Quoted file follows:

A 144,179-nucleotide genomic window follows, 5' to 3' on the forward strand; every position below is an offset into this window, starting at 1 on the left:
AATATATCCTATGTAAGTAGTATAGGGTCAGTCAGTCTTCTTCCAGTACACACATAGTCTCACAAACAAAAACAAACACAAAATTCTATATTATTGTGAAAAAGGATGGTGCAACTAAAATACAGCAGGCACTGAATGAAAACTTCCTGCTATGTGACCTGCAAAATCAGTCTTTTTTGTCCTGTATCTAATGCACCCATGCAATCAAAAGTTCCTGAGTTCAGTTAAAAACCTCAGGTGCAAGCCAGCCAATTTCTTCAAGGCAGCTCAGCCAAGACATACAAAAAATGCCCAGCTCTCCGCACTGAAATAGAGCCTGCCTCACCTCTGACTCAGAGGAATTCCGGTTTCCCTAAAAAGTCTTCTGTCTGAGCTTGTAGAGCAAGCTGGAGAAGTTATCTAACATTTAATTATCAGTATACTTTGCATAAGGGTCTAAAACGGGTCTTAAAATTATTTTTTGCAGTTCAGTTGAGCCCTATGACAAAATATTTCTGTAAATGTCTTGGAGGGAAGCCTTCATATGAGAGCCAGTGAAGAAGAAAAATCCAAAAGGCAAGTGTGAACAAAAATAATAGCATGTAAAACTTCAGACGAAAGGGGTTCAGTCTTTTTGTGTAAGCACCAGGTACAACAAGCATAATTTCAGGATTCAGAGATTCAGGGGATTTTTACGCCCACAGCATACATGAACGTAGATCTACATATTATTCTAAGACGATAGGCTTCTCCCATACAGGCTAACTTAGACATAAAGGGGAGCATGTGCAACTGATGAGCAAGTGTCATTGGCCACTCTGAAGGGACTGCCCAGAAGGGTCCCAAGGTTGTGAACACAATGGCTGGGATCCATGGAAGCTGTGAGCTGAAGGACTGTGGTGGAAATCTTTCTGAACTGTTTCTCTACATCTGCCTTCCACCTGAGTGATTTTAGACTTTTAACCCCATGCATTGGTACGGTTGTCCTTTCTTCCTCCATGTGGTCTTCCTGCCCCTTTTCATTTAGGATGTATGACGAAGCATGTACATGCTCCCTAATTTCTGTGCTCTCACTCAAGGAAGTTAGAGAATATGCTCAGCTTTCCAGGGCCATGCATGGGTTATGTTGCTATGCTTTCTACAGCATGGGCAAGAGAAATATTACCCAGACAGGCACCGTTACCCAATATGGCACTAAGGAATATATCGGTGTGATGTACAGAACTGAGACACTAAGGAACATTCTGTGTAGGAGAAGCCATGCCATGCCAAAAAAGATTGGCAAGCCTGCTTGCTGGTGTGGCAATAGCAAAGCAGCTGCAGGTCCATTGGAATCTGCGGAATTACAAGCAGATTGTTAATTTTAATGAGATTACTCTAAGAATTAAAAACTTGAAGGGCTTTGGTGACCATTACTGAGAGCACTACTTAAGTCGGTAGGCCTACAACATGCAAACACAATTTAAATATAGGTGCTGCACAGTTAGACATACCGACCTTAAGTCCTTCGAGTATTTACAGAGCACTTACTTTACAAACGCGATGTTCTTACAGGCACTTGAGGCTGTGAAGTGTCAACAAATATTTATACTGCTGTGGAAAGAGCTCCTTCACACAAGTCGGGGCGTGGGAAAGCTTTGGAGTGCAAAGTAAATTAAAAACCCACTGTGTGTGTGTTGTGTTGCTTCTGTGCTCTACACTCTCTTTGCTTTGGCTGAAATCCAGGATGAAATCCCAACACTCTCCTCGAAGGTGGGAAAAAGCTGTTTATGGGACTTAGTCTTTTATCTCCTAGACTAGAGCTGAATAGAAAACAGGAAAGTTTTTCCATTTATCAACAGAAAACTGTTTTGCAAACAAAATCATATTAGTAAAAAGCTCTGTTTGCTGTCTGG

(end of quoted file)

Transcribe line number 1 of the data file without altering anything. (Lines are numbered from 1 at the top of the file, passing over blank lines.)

A 144,179-nucleotide genomic window follows, 5' to 3' on the forward strand; every position below is an offset into this window, starting at 1 on the left: